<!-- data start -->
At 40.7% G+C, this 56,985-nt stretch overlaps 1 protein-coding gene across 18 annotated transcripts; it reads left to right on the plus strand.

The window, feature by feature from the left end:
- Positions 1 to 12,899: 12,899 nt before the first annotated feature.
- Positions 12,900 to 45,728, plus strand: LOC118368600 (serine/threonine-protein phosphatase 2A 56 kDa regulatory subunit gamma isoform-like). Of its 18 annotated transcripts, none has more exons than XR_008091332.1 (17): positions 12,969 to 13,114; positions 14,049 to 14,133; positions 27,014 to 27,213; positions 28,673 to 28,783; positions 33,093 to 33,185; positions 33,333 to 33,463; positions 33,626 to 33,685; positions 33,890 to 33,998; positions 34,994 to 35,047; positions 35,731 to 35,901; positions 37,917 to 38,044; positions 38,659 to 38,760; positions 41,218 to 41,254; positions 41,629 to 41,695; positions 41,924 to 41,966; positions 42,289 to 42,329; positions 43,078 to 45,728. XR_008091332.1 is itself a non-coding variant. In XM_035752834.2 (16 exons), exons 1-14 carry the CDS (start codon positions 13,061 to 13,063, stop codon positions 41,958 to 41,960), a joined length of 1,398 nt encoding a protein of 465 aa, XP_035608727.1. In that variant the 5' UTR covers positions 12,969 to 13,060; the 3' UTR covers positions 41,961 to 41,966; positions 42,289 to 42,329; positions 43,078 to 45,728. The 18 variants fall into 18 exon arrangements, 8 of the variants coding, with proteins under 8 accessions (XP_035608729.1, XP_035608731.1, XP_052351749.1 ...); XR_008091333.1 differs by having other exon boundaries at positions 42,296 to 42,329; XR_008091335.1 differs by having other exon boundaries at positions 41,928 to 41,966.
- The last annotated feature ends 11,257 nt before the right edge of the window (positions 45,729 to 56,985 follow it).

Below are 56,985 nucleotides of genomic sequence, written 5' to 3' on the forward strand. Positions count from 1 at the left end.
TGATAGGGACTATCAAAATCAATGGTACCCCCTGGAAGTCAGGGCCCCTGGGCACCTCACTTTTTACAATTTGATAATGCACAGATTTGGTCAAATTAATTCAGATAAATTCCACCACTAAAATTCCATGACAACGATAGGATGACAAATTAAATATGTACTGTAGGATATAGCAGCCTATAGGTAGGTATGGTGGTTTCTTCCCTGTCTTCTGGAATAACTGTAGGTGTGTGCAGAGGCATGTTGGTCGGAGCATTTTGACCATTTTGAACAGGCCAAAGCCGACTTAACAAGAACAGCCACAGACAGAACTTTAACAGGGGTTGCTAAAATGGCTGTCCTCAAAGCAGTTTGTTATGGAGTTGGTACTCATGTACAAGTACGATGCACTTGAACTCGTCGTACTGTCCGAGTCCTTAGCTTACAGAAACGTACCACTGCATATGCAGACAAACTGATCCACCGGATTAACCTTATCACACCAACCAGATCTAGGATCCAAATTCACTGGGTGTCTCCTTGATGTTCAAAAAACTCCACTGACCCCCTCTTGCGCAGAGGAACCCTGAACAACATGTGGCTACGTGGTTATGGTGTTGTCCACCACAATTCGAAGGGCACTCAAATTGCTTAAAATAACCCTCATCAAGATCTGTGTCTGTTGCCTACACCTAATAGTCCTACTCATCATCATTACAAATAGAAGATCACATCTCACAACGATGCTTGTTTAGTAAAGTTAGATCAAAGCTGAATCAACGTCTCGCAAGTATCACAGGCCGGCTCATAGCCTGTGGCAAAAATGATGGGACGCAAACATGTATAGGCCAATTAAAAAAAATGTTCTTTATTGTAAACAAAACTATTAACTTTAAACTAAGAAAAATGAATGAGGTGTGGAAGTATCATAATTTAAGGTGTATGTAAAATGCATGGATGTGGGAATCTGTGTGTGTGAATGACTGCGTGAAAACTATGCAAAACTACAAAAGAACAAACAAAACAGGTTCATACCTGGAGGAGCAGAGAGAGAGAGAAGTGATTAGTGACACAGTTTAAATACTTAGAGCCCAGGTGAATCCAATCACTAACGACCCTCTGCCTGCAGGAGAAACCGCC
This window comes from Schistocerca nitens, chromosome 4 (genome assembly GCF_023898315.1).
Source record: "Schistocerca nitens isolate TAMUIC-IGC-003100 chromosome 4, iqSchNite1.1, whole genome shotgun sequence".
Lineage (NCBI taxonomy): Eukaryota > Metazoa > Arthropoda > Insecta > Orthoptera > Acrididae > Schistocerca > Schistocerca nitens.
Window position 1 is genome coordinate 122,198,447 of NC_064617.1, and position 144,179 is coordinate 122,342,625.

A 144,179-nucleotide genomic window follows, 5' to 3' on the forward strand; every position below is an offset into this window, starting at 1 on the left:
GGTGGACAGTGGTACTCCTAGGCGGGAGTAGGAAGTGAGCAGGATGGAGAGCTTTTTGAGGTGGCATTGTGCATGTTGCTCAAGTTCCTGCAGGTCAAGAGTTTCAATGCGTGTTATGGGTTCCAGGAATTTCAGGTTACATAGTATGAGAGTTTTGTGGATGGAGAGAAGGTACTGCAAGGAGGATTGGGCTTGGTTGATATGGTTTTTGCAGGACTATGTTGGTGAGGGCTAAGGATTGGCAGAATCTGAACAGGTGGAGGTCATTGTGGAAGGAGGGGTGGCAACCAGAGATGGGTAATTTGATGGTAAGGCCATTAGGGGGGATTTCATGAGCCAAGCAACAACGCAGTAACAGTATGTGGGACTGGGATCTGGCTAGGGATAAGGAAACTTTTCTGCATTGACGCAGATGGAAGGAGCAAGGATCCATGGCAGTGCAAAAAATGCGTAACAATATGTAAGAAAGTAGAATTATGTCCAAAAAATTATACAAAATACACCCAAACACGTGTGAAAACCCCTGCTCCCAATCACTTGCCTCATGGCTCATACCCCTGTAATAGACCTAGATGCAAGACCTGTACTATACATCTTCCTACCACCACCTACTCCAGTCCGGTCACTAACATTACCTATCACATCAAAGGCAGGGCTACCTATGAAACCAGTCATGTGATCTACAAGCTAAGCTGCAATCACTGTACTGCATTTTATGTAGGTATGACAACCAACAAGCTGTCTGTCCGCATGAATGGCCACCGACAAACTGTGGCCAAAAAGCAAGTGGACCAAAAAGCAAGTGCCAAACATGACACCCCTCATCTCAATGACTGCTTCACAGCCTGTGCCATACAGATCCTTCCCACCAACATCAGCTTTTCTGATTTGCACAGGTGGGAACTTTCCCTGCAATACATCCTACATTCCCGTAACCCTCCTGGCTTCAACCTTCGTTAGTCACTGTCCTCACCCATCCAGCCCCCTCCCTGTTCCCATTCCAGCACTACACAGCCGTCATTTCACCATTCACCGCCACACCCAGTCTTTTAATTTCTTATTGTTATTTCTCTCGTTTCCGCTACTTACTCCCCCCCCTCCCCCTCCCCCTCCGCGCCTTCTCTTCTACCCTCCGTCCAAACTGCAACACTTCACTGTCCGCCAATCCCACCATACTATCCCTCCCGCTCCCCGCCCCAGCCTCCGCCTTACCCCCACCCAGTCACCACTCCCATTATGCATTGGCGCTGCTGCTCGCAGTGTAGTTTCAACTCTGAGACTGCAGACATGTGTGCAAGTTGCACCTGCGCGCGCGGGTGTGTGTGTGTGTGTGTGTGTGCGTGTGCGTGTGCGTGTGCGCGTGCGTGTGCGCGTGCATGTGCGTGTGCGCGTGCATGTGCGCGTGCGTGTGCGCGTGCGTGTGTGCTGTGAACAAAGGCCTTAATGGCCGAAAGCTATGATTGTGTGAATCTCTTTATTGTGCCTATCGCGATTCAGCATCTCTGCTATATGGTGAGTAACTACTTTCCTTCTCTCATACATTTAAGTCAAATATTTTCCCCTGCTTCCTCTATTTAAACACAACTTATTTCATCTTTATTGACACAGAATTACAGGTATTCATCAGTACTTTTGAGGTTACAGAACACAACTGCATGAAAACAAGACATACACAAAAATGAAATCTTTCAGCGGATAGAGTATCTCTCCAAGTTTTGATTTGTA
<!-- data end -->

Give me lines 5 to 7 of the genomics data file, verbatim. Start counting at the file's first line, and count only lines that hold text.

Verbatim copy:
- The last annotated feature ends 11,257 nt before the right edge of the window (positions 45,729 to 56,985 follow it).

Below are 56,985 nucleotides of genomic sequence, written 5' to 3' on the forward strand. Positions count from 1 at the left end.
TGATAGGGACTATCAAAATCAATGGTACCCCCTGGAAGTCAGGGCCCCTGGGCACCTCACTTTTTACAATTTGATAATGCACAGATTTGGTCAAATTAATTCAGATAAATTCCACCACTAAAATTCCATGACAACGATAGGATGACAAATTAAATATGTACTGTAGGATATAGCAGCCTATAGGTAGGTATGGTGGTTTCTTCCCTGTCTTCTGGAATAACTGTAGGTGTGTGCAGAGGCATGTTGGTCGGAGCATTTTGACCATTTTGAACAGGCCAAAGCCGACTTAACAAGAACAGCCACAGACAGAACTTTAACAGGGGTTGCTAAAATGGCTGTCCTCAAAGCAGTTTGTTATGGAGTTGGTACTCATGTACAAGTACGATGCACTTGAACTCGTCGTACTGTCCGAGTCCTTAGCTTACAGAAACGTACCACTGCATATGCAGACAAACTGATCCACCGGATTAACCTTATCACACCAACCAGATCTAGGATCCAAATTCACTGGGTGTCTCCTTGATGTTCAAAAAACTCCACTGACCCCCTCTTGCGCAGAGGAACCCTGAACAACATGTGGCTACGTGGTTATGGTGTTGTCCACCACAATTCGAAGGGCACTCAAATTGCTTAAAATAACCCTCATCAAGATCTGTGTCTGTTGCCTACACCTAATAGTCCTACTCATCATCATTACAAATAGAAGATCACATCTCACAACGATGCTTGTTTAGTAAAGTTAGATCAAAGCTGAATCAACGTCTCGCAAGTATCACAGGCCGGCTCATAGCCTGTGGCAAAAATGATGGGACGCAAACATGTATAGGCCAATTAAAAAAAATGTTCTTTATTGTAAACAAAACTATTAACTTTAAACTAAGAAAAATGAATGAGGTGTGGAAGTATCATAATTTAAGGTGTATGTAAAATGCATGGATGTGGGAATCTGTGTGTGTGAATGACTGCGTGAAAACTATGCAAAACTACAAAAGAACAAACAAAACAGGTTCATACCTGGAGGAGCAGAGAGAGAGAGAAGTGATTAGTGACACAGTTTAAATACTTAGAGCCCAGGTGAATCCAATCACTAACGACCCTCTGCCTGCAGGAGAAACCGCC